During the oxidative burst triggered during inflammatory processes, cells of the immune system produce both superoxide anion and nitric oxide (NO) free radicals. Nitric oxide is produced by the NO synthase family of enzymes. NO may directly react with its biological targets, as it is known to regulate the catalytic activity of various enzymes primarily by interacting with Fe-S clusters, oxidized copper centres, heme, and tyrosyl radicals [12]. NO also reacts with superoxide ion ( ) or oxygen to form the nitrogen radical peroxynitrite ( ). Reactive nitrogen species (RNS) are highly reactive towards biological macromolecules and are thought to be responsible for NO-mediated cell death.

The aim of this paper is to provide an overview on the role of oxidative stress in neurodegenerative disorders, with emphasis on AD and PD. Despite the absence of a nervous system in yeast, several studies have shown that this eukaryotic unicellular organism is a suitable model system to understand the molecular mechanisms underlying neurodegenerative diseases. The knowledge from those studies is summarized herein. Finally, we discuss how yeast models have been or may be used to extend our understanding on the role of oxidative stress in AD and PD.

2. Oxidative Stress and Neurodegenerative Diseases

The human brain is responsible for approximately 20% of our body oxygen consumption and thus subjected to a high metabolically derived level of ROS [13, 14]. An increasing body of evidence suggests that oxidative stress is involved in the etiology and pathogenesis of neurological disorders. The lipid bilayer of the brain is rich in polyunsaturated fatty acids and oxygen and is therefore highly susceptible to lipid peroxidation, a complex process involving the interaction of polyunsaturated fatty acids with free radicals that results in production of reactive electrophilic aldehydes. Lipid peroxidation occurs in several neurodegenerative diseases [15]. Evidence of oxidative stress in these diseases is further supported by increased DNA (and often RNA) base oxidation products and oxidative protein damages in specific regions of the brain [4]. The destruction of cellular components can induce a diversity of cellular responses through generation of secondary reactive species and ultimately lead to cell death via apoptosis and necrosis [1618]. Mitochondrion is the center of ROS production. About 90% of mammalian oxygen consumption is mitochondrial, making mitochondria particularly important in neurons due to their high demands for energy. This fact, together with the observation that mitochondrial perturbation occurs in multiple neurodegenerative disorders [19], suggests that neurodegenerative diseases are mitochondrial diseases.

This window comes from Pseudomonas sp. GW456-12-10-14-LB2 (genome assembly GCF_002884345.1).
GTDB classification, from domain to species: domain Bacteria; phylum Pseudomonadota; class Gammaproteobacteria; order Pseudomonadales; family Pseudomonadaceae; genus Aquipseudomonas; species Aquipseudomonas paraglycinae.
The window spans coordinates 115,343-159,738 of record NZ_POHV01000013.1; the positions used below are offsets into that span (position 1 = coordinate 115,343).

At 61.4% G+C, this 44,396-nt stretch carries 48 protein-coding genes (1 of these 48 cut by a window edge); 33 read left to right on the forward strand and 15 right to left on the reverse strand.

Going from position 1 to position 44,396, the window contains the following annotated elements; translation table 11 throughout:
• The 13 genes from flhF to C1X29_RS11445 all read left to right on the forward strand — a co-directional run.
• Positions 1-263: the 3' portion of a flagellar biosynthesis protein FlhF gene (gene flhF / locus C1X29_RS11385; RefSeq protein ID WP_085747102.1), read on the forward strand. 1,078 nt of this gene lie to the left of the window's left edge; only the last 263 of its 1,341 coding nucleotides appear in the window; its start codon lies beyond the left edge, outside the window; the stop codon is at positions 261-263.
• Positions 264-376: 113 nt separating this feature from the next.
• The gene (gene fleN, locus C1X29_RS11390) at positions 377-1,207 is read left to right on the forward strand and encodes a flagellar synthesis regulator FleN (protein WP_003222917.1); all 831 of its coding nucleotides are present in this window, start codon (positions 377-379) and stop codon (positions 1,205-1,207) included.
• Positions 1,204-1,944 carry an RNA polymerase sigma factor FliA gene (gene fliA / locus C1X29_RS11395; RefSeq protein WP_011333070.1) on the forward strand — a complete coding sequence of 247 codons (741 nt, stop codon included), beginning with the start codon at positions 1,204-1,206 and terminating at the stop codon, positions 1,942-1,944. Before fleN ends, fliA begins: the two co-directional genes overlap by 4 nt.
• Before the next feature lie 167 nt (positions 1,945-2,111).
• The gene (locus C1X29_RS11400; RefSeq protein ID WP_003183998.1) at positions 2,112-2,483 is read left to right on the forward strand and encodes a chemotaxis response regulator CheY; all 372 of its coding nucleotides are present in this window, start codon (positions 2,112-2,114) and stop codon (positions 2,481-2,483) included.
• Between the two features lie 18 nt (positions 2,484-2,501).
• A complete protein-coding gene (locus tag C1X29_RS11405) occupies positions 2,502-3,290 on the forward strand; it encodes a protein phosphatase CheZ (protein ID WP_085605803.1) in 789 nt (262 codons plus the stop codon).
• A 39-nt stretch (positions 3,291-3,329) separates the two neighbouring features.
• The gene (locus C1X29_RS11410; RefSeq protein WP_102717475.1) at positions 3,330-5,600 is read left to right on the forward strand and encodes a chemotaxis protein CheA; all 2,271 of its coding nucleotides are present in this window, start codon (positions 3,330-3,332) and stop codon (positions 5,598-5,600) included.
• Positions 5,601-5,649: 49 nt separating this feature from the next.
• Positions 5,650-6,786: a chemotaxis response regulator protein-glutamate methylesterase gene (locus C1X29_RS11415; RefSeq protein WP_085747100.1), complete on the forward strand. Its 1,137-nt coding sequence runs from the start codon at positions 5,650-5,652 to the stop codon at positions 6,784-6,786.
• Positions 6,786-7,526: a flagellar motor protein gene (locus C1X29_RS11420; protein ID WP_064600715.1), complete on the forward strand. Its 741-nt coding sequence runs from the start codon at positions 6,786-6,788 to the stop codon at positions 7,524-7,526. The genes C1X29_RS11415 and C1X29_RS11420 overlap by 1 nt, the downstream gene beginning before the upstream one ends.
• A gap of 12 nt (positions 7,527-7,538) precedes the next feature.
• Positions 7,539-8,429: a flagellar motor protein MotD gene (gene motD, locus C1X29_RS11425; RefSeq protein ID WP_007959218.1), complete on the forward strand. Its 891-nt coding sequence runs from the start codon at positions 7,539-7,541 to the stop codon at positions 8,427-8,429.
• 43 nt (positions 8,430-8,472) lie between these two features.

3. Alzheimer’s Disease and Oxidative Stress

Alzheimer’s disease (AD) is an age-related progressive neurodegenerative disease caused by severe neurodegeneration in the hippocampus and neocortical regions of the brain of affected individuals [20].

AD pathological hallmarks include extracellular amyloid plaques and intracellular aggregates (neurofibrillary tangles). The major component of the amyloid plaques is the amyloid peptide Aβ, which results from the proteolysis of the amyloid precursor protein (APP). APP is a ubiquitously expressed transmembrane protein exerting a critical role in neuron growth and survival [21, 22]. APP proteolysis to form the Aβ peptide involves the sequential action of aspartic protease BACE1 (β-secretase) and of γ-secretase, a multiprotein complex [23]. The length of Aβ peptide may range from 39 to 43 aminoacid residues, due to different γ-secretase cleavage sites. Aβ appears to be unfolded, under physiological conditions [24]. In amyloid plaques, the most frequent species are Aβ40 and Aβ42, the latter being the most prone to aggregation [23]. Neurofibrillary tangles are composed of hyperphosphorylated tau protein, a microtubule-binding protein thought to be involved in microtubules stabilization and in regulation of axonal transport in the brain [25].